Illinois’ provision is unique in that individuals must choose to convert their civil unions to marriage, and in doing so, the marriage date is retroactive to the original civil union date.

For questions contact Debby Salam at debera.salam@ey.com.

EY polling shows room for employer improvement in unemployment tax performance

ey-rhf-ui-awareness-month-highlightsDuring Ernst & Young LLP’s 7 August 2014 webcast, “Unemployment insurance: how do you rate?,” participants were given the opportunity to respond to four questions about their management of unemployment insurance tax and whether they have experienced a merger or acquisition activity in this last three years.

Worth noting is that 44% of responders said the tax director requests information concerning the company’s unemployment insurance tax performance, and another 16% believe this is an approach worth considering.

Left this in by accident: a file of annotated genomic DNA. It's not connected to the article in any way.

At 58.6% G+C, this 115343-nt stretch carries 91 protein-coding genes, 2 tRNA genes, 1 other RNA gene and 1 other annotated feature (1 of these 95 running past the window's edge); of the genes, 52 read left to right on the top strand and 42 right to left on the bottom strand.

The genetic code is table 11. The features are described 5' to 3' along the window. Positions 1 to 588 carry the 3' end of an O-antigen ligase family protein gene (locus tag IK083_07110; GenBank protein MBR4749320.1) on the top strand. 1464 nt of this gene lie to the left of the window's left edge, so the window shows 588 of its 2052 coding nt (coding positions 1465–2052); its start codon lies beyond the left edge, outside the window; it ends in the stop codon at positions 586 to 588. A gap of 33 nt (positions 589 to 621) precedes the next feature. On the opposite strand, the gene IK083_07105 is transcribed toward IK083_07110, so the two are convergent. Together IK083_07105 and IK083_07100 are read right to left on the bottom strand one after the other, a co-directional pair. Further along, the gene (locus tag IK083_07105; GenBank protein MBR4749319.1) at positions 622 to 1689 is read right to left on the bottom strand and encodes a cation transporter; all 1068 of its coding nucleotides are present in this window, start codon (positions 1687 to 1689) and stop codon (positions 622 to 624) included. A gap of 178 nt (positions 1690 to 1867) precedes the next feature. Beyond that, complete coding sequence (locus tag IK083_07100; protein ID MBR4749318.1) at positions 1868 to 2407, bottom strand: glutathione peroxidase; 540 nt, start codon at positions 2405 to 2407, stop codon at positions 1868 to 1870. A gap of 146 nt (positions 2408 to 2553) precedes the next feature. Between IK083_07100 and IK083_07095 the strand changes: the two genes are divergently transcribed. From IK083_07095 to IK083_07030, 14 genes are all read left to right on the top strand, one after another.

Of concern is the large number of responders (54%) who don’t plan to project the impact of their claims activity on the upcoming year’s unemployment tax rates/costs and another 45% who don’t plan to review the accuracy of unemployment insurance contributions for the prior three years, although 56% of the same responders said they had business acquisition activity in the same period.

These polling results indicate the potential for unemployment tax performance improvement by a significant population of employers not currently embracing leading practices, such as tax director oversight and holistic program oversight.

Read details concerning the 2014 polling results.

Benchmark your unemployment insurance performance with our groundbreaking survey